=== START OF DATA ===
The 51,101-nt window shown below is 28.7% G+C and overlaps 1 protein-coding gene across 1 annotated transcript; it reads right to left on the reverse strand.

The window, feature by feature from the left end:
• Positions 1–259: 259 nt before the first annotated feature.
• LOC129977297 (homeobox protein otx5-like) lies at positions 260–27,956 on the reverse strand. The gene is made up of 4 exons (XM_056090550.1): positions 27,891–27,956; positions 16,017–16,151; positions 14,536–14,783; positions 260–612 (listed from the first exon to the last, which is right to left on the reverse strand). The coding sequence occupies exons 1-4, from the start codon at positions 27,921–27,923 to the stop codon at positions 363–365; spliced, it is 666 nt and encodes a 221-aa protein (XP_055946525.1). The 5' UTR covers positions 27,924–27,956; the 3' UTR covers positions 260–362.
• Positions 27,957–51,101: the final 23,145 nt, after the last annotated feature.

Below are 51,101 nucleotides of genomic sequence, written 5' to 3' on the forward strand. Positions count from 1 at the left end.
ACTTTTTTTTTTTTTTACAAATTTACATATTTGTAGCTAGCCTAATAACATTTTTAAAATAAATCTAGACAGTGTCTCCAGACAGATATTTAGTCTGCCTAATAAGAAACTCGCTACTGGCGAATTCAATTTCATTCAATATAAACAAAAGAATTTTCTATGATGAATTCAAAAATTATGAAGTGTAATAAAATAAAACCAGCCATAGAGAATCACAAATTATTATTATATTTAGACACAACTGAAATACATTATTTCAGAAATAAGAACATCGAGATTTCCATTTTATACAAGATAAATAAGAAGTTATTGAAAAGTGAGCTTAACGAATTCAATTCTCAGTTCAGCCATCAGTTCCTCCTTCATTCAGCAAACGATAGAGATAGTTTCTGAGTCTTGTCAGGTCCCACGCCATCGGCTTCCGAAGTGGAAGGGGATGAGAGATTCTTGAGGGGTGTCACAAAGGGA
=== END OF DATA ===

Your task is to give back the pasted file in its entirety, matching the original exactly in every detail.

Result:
The 51,101-nt window shown below is 28.7% G+C and overlaps 1 protein-coding gene across 1 annotated transcript; it reads right to left on the reverse strand.

The window, feature by feature from the left end:
• Positions 1–259: 259 nt before the first annotated feature.
• LOC129977297 (homeobox protein otx5-like) lies at positions 260–27,956 on the reverse strand. The gene is made up of 4 exons (XM_056090550.1): positions 27,891–27,956; positions 16,017–16,151; positions 14,536–14,783; positions 260–612 (listed from the first exon to the last, which is right to left on the reverse strand). The coding sequence occupies exons 1-4, from the start codon at positions 27,921–27,923 to the stop codon at positions 363–365; spliced, it is 666 nt and encodes a 221-aa protein (XP_055946525.1). The 5' UTR covers positions 27,924–27,956; the 3' UTR covers positions 260–362.
• Positions 27,957–51,101: the final 23,145 nt, after the last annotated feature.

Below are 51,101 nucleotides of genomic sequence, written 5' to 3' on the forward strand. Positions count from 1 at the left end.
ACTTTTTTTTTTTTTTACAAATTTACATATTTGTAGCTAGCCTAATAACATTTTTAAAATAAATCTAGACAGTGTCTCCAGACAGATATTTAGTCTGCCTAATAAGAAACTCGCTACTGGCGAATTCAATTTCATTCAATATAAACAAAAGAATTTTCTATGATGAATTCAAAAATTATGAAGTGTAATAAAATAAAACCAGCCATAGAGAATCACAAATTATTATTATATTTAGACACAACTGAAATACATTATTTCAGAAATAAGAACATCGAGATTTCCATTTTATACAAGATAAATAAGAAGTTATTGAAAAGTGAGCTTAACGAATTCAATTCTCAGTTCAGCCATCAGTTCCTCCTTCATTCAGCAAACGATAGAGATAGTTTCTGAGTCTTGTCAGGTCCCACGCCATCGGCTTCCGAAGTGGAAGGGGATGAGAGATTCTTGAGGGGTGTCACAAAGGGA